The conference on “ways to protolanguage” held in Torun, Poland this week provided a good, maybe even grand, view of where thinking about the protolanguage concept stands. It was so successful that it left me doubting the concept’s further utility. Like Wittgenstein’s ladder, we’ve used it to climb to new heights. Now let’s toss it aside.
It is hard to imagine a plausible evolutionary scenario in which language does not first appear in some primitive, or protolanguage, form. So even though there was wide disagreement on its nature, the Torun presentations tended to agree that there had been a protolanguage. However, there is an argument against it. A couple of years ago the linguist and expert on Noam Chomsky Massimo Piattelli-Palmarini wrote me in an e-mail:
The protolanguage issue is quite moot, in my opinion. Animals can surely do categorization, and chimps (as David Premack has shown many years ago) can analyze objects into features (color, shape, texture etc.). Something like conjunction of features and a symbol-object correspondence can be granted. But in order to have a language of thought, the creature needs predication, and that comes with Merge, and with edge features, so possibly the protolanguage already was language. In other words, no protolanguage.
That talk of “Merge” and “edge features” refer to modern syntactic concepts, which is why work like that of Ljiljana Progovac (see: A Protolinguistic Fossil) is important. By providing examples of language that “defy the principles of modern syntactic theory” she offers up empirical evidence that language predates those principles.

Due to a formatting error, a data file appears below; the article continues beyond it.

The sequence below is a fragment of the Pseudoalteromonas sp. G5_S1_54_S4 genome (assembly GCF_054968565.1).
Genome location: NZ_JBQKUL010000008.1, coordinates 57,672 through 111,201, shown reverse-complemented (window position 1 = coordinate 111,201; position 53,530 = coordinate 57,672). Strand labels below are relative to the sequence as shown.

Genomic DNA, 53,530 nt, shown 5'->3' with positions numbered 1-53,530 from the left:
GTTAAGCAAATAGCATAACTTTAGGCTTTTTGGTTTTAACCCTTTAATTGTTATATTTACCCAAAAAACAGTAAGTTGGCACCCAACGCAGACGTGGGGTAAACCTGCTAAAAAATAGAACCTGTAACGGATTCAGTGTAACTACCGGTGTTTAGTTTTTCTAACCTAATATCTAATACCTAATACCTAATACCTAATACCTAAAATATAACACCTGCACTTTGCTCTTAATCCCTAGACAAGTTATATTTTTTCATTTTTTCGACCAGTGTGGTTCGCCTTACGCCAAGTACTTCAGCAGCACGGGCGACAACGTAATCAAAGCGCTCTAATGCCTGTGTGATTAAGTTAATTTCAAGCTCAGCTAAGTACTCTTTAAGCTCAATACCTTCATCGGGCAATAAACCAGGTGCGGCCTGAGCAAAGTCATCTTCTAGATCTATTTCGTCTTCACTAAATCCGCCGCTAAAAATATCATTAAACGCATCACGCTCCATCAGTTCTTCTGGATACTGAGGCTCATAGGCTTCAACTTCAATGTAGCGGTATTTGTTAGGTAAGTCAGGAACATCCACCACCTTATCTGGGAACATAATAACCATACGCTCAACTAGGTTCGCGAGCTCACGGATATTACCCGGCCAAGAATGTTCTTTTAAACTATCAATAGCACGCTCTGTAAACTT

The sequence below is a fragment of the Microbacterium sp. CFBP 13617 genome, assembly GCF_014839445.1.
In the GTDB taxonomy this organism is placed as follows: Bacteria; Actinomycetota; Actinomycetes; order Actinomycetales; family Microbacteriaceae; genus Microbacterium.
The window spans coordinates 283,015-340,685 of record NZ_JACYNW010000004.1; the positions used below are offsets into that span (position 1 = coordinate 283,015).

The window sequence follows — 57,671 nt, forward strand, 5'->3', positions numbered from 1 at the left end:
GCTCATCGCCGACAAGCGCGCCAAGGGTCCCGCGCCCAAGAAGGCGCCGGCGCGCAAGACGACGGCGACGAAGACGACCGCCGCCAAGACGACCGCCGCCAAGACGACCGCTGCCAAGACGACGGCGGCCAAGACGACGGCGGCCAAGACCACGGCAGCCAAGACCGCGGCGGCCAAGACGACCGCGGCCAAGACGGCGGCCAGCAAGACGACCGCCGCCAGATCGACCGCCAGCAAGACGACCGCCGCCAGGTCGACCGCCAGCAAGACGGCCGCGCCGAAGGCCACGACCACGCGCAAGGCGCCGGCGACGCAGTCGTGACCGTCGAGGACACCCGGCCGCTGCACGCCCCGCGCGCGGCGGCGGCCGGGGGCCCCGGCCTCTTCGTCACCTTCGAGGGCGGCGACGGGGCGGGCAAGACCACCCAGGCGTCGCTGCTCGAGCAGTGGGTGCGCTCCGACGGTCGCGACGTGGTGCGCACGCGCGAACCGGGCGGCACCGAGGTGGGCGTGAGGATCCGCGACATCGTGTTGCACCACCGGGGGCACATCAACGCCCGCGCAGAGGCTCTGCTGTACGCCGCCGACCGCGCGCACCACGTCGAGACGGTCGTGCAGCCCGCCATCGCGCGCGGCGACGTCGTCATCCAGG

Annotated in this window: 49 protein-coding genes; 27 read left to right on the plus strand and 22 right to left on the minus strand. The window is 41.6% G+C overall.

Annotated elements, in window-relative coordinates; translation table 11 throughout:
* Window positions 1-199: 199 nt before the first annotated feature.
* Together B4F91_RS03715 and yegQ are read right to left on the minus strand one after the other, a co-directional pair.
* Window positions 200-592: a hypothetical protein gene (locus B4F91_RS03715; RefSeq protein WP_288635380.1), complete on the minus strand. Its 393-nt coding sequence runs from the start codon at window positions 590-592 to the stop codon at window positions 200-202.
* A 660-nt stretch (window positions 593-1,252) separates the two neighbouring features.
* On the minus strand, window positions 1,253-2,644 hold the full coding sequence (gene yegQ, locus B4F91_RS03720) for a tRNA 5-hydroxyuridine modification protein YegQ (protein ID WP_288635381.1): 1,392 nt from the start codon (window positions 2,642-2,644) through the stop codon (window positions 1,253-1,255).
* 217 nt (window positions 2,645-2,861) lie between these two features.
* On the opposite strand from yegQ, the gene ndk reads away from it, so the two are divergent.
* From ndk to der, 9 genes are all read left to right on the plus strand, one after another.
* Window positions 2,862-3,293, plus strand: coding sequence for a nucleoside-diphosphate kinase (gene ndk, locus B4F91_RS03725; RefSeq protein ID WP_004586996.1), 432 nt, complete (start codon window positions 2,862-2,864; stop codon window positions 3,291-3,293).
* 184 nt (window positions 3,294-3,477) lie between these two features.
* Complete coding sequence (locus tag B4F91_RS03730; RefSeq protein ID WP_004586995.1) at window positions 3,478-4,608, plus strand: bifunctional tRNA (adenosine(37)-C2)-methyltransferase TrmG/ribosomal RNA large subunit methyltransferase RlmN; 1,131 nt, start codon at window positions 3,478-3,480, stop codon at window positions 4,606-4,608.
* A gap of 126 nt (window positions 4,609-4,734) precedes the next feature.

Note, however, that Piattelli-Palmarini is talking about “a language of thought,” embracing Chomsky’s proposal that language evolved first as a tool of thought rather than communication. I don’t know what they would say about the comment that Progovac’s verb + noun compounds were conceptually “quite elaborate.” Elaborate, asyntactical concepts imply that thought does not need wiring for syntax after all.
Controversy over gesture-first hypothesis
There was a whole panel on the idea that language began as a gesture-only system and later added linguistic vocalizations. The two main presentations on the conference’s first day both favored this position (see: Protolanguage Builds on Mimicry and Protolanguage was Symbolic). The chief argument is simple: ape gestures are voluntary while their vocalizations are not. Yet I confess to remaining unpersuaded. First, it replaces one hard thing with another. We still have all the problems of the speech triangle and how a communication system of control and hierarchy maintenance became a system of exchanging information about a topic. If it was done initially by gestures, we still have to further explain how a system of vocalization became the species-default medium.